Meristematic tissue

meristematic tissue Embryonic tissue located at the tips of stems and roots and occasionally along their entire length; can divide to produce new cells; one of the four main tissue systems in plants. PICTURE
mesentary Epithelial cells supporting the digestive organs.

meristematic tissue the growth tissue; the location of most cell division of vascular plants.
mesoderm one of three germ layers that develops to become the muscles and other internal organs.

What is meristematic tissue? Write their characteristics features and draw diagram to show various types.
Study Plant Tissues .
What are the different plant tissues?
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Meristematic tissue is located in
the apical meristems at the growing points of roots and stems.
the secondary meristems (lateral buds) at the nodes of stems (where branching occurs) [View], and in some plants, ...

Meristematic tissue continues to rapidly divide producing undifferentiated cells which may eventually differentiate to form the tissue and cell types discussed above
Plants do not have a pre-programmed body plan ...

meristematic tissue Within some seaweeds, specific tissue sites where most cell division for growth occurs.
meroblastic Partial cleavage occurring in zygotes having a large amount of yolk at the vegetal pole; cleavage restricted to a small area on the surface of the egg.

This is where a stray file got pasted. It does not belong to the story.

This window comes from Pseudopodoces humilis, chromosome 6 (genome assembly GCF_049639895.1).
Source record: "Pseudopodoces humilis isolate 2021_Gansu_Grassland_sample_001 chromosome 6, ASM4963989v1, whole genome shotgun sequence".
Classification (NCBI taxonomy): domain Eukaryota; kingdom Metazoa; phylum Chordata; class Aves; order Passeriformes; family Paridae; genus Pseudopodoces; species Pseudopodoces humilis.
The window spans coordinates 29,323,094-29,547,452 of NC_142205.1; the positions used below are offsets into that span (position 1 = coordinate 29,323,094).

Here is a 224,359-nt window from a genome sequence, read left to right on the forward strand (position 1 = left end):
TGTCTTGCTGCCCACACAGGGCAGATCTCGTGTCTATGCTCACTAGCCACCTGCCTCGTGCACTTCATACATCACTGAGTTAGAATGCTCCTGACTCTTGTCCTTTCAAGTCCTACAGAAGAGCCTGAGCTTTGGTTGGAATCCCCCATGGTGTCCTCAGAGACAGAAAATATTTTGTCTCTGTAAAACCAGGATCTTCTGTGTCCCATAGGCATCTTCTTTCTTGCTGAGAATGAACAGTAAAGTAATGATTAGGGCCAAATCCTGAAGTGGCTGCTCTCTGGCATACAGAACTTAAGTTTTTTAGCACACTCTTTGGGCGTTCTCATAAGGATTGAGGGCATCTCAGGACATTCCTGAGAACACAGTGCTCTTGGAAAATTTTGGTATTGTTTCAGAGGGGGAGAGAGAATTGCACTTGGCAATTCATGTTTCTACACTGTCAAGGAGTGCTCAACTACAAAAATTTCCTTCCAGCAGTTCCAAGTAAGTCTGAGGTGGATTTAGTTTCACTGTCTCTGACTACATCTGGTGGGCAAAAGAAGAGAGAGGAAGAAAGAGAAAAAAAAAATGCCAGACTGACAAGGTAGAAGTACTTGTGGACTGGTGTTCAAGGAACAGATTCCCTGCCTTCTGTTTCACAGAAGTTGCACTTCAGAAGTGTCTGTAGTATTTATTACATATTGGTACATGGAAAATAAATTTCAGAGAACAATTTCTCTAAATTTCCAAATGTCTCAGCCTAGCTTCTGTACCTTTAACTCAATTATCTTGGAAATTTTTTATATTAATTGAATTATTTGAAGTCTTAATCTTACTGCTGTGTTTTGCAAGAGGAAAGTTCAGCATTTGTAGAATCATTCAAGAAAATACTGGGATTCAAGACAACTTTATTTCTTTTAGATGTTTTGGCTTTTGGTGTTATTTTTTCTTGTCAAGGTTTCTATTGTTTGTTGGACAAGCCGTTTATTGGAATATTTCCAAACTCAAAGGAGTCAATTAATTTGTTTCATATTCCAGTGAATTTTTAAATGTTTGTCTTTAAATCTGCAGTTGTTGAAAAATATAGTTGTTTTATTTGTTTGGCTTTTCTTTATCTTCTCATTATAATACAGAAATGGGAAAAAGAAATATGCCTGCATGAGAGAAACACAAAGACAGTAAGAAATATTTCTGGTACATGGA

Meristematic tissues with dividing undifferentiated cells can sustain or renew growth indefinitely.
Parenchyma cells throughout the plant can divide and differentiate into various types of specialized cells.
Detached fragments of some plants can develop into whole offspring.

Plants have meristematic tissue in several locations. Both roots and shoots have meristematic tissue at their tips called apical meristems that are responsible for the lengthening of roots and shoots.

the growing meristematic tissue from which the secondary phloem and xylem tissues arise in roots and stems; located between wood and bark
Source: Noland, George B. 1983. General Biology, 11th Edition. St. Louis, MO. C. V. Mosby

This type of transcription factor is associated with dividing meristematic tissue and might be a first lead into effector-triggered endo-reduplication in barley epidermis as recently suggested in a susceptible A. thaliana-powdery mildew interaction [64],[65].

Fibres stem usually form meristematic tissues. Cambium and procambium are their main centers of production. They are often associated with the xylem of the vascular bundles. The fibres of the xylem are always lignified. Reliable evidence for the fibre cells' evolutionary origin of tracheids exists.

[L. cortex, bark + cambium, exchange]
A cylinder of meristematic tissue in plants that produces cork cells to replace the epidermis during secondary growth.
(ko-role-a) [L. dim. of corona, wreath, crown]
Petals, collectively; usually the conspicuously colored flower parts.

See also: See also: Tissue, Meristem, Trans, Cells, Plant


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